After demonstrating some other tools, Martin wrapped up his fantastic presentation by bringing us back to some fundamental questions - what sort of learners are we trying to analyse, and what are we really trying to understand?


Patrick Lynch conducted another presentation after the break, in which he looked at some application of analytics he's been involved in at Hull, and the Aprero open source projects on analytics. Patrick's work has focused on starting to look at data from VLE usage - and in particular to start trying top understand how analytics might be used to inform learning designs - something that would have wide interest to many of us. Patrick showed us the importance of understanding the link between students behaviour and his analytics data, and how for example a student who prints off all the course material at the beginning of the course to read from paper, may superficially appear not to be engaging with the course, on the face of the data alone.

By analysing the data himself and using i nightly dump of data from the VLE, Patrick is able to have effectively live information, which is always up to date. The datasets he obtains are very large - with over 14.5 million records, and Patrick has used a combination of tools to analyse this, including Excel, and also the powerful Tableau analytics software - the latter f which can be run as a free trial before purchase. Their guiding principle throughout this has been to tray and produce visualisations that will ultimately be helpful to students themselves.

Our final presentation came from Jamie Lepiorz, who presented a short "thunderstorm" style presentation on the Zooscope project, from the School of English at tHe University of Sheffield. The Zooscope is an online database of film reviews, written by students, focusing on the portrayal of animals in cinema. It follows the success of the award winning All About Linguistics module, and develops the students' skills by giving them the opportunity to contribute to an authentic online resource that can be used by their peers.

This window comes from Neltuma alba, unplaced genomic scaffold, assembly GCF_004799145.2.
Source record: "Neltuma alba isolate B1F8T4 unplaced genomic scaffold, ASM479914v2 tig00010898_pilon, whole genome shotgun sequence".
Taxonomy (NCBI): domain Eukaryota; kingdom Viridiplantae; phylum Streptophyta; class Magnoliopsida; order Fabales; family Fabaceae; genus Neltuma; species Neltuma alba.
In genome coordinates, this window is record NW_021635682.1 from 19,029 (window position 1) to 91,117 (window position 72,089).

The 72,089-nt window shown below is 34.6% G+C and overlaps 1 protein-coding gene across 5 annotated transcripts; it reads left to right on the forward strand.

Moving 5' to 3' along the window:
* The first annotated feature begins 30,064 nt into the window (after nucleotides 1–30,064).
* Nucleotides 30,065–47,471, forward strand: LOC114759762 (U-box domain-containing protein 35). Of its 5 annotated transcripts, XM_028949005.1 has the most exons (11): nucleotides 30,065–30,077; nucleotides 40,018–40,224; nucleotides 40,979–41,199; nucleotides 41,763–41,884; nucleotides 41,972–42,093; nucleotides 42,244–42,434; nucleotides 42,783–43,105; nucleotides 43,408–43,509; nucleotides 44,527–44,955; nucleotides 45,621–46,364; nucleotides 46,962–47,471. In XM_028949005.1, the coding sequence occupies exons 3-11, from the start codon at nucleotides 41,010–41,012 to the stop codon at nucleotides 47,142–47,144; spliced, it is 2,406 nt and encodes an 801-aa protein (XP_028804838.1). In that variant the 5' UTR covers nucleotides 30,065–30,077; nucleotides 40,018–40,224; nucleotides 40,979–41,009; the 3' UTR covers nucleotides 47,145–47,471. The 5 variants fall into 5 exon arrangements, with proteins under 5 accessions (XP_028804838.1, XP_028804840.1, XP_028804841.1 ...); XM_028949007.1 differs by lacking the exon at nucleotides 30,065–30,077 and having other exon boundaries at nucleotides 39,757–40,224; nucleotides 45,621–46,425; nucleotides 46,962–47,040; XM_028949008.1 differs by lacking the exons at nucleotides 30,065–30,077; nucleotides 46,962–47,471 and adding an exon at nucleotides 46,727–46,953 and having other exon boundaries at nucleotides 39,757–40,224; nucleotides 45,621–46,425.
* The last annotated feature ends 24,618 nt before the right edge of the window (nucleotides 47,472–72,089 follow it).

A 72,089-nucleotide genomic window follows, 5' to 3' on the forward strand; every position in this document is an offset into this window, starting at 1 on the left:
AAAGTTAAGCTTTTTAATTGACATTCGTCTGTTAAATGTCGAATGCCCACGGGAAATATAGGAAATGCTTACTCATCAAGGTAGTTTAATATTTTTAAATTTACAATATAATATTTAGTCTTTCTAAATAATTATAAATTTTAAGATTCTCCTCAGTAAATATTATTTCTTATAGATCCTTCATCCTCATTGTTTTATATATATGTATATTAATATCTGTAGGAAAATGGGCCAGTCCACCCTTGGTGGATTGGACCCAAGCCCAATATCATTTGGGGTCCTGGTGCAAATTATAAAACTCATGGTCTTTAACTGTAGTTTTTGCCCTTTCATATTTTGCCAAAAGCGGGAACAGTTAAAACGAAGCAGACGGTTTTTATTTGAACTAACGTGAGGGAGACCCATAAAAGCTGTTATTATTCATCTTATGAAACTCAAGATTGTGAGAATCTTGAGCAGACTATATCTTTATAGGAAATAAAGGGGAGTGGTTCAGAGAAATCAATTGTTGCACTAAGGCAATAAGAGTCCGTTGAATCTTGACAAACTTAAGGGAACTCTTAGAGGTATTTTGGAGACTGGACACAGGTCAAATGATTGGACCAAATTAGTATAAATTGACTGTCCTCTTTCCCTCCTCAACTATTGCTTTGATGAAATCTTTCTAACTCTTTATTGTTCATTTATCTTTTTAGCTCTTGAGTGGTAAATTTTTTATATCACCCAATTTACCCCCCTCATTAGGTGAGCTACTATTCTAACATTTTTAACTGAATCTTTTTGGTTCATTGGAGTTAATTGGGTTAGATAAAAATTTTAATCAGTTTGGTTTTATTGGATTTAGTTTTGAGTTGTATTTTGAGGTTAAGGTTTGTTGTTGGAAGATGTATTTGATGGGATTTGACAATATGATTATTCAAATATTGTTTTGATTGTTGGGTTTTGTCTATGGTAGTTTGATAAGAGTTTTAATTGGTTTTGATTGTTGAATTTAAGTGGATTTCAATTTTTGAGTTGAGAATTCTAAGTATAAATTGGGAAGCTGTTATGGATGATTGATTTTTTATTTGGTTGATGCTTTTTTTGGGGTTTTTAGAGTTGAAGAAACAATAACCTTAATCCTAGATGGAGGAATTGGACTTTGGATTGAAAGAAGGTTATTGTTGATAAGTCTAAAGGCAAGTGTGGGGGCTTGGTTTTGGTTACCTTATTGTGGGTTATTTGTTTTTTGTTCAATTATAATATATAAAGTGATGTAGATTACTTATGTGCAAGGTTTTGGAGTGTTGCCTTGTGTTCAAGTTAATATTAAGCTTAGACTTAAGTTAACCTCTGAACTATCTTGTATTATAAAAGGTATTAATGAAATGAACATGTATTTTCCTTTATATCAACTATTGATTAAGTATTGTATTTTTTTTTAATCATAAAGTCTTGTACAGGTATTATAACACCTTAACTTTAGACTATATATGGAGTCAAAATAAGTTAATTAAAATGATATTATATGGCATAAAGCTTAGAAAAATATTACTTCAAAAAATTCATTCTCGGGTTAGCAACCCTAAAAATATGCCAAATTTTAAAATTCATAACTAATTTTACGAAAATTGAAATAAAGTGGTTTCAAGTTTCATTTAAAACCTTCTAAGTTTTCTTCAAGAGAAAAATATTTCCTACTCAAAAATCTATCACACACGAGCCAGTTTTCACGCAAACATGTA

The idea of the "thunderstorm" style presentation is one borrowed from our  experiences running the Media Enhanced Learning Special Interest Group events. The idea is to give people an opportunity to give a very short (seven minutes or less) talk that enables them to showcase their work, and for our colleagues to find out what each other is up to. We are hoping to carry on using this format, alongside our more substantial themed events.

We hope that this new blended approach to our events will work well for our members - having a specific theme gives us a real focus to the meeting and will hopefully enable members to attend events that can address needs that they can still define for themselves. 

If you wish to get involved with the White Rose Learning Technologists' Forum, you can join subscribe to our mailing list:

wrlt@jiscmail.ac.uk

We have also just set up  a Google+ Community page  at the link below:

https://plus.google.com/u/0/communities/102068232062132788451

Date of next meeting - 21st April at York St John

We have also created a Google Form to select the theme for our next session - if you wish to come to our next meeting and want to have a say in what theme we choose, please fill in the form below:

http://goo.gl/forms/UB7yCKIiSM

We look forward to seeing you at future meetings!